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Trading Surplus Continues for Third Month

China witnessed its third consecutive monthly trade surplus as July's exports surged nearly 34 percent, according to the General Administration of Customs.

But the trade sheet did not go into the black, still recording a deficit of US$4.9 billion.

Customs said that total exports from January to July reached US$309.1 billion, rising 35.5 percent, while imports leapt 41.3 percent to US$314.0 billion.

Customs did not provide the figure for July alone.

But exports in July amounted to US$51.0 billion, up 33.9 percent year-on-year, while imports surged 34.3 to US$49.1 billion.

The growth rates marked a slowdown from the year to June, when exports rose 46.4 percent and imports by 51.0 percent.

The monthly trade sheet recorded a small surplus of US$2.0 billion, the third surplus in a row this year. The June surplus was US$1.8 billion and May's hit US$2.1 billion.

Analysts forecast China's trade deficit to ease in the coming months as economic cooling measures curb demand for imported machinery and commodities.

Li Yushi, an expert from the Academy of International Trade and Economic Cooperation, attributed the continued rise in exports to increased spending in the recovering economies of the United States, Japan and Europe. The government's payment of all outstanding tax rebates owed to exporters also contributed to growth, he added.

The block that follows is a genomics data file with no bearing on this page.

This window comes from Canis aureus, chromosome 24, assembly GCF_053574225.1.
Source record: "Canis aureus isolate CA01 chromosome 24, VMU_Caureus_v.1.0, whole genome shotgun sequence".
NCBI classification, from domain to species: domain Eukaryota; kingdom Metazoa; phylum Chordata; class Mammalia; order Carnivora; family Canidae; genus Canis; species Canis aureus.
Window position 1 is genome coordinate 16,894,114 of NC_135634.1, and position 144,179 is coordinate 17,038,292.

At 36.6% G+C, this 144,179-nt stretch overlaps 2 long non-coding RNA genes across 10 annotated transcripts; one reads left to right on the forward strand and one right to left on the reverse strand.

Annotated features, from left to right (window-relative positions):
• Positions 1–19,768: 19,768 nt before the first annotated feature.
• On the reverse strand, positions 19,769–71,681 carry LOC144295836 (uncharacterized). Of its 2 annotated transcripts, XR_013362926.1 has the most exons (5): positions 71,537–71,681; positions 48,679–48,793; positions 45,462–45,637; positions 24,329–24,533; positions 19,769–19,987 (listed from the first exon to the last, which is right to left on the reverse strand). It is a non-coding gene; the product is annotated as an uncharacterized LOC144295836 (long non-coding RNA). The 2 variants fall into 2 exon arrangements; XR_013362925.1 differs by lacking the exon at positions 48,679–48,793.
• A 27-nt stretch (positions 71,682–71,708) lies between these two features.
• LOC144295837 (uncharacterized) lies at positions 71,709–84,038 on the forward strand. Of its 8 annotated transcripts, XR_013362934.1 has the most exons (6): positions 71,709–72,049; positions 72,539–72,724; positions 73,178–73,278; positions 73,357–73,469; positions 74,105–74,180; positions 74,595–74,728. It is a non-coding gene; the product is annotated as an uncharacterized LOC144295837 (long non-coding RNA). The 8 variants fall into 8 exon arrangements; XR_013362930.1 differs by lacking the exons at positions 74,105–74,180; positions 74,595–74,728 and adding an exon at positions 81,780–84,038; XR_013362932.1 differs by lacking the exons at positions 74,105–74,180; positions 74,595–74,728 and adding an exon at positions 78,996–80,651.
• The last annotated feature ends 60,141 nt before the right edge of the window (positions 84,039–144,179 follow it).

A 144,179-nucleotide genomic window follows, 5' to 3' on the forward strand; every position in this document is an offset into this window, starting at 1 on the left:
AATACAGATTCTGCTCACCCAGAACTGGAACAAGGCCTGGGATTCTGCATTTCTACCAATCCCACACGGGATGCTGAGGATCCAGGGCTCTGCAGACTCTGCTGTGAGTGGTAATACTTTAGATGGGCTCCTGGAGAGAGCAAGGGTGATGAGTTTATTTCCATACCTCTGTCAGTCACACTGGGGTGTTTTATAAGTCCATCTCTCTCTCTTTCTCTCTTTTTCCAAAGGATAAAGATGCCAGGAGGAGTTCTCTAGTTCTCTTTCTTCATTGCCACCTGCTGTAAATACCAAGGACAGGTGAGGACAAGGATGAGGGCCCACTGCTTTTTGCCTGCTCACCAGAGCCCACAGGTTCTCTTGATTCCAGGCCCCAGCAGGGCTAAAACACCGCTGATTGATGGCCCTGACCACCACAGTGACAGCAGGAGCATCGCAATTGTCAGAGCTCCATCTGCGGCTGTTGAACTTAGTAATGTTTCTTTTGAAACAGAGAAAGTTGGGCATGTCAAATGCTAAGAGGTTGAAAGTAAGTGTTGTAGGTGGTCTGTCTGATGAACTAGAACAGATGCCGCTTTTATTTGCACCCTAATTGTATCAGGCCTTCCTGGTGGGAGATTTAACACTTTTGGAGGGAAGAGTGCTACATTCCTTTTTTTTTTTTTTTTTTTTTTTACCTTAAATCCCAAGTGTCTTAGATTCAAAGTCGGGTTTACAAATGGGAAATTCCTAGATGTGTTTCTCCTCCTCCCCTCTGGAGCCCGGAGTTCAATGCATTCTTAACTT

But the rise in imports is still very steep, pointing to strong demand in the country and the limited impact of restrictive measures on some industries.

Only such industries as steel, real estate, cement and aluminum are problematic, said Li. Most others are healthy and need imports to feed their expansion.

Dynamic exports and growing domestic consumption can cushion the cool-down in selected industries and still buoy exports to China, Li added.

A Ministry of Commerce report said exports are expected to climb 15 percent in 2004 to US$505 billion, while imports are likely to surge 20 percent to US$495 billion.

That would produce a trade surplus of US$10 billion for the year, compared to US$25.5 billion 2003.

But trade restrictions and frequent criticism of China's low-cost products are hurting the country and proving to be a big concern for business.

In response, the government is pushing adjustments to the export mix by adding high-tech products. The customs figures indicate that these are paying off.

Exports of high-tech products jumped 58.3 percent to US$83.8 billion in the first seven months, accounting for 27.1 percent of China's total exports.

(China Daily, China.org.cn August 12, 2004)

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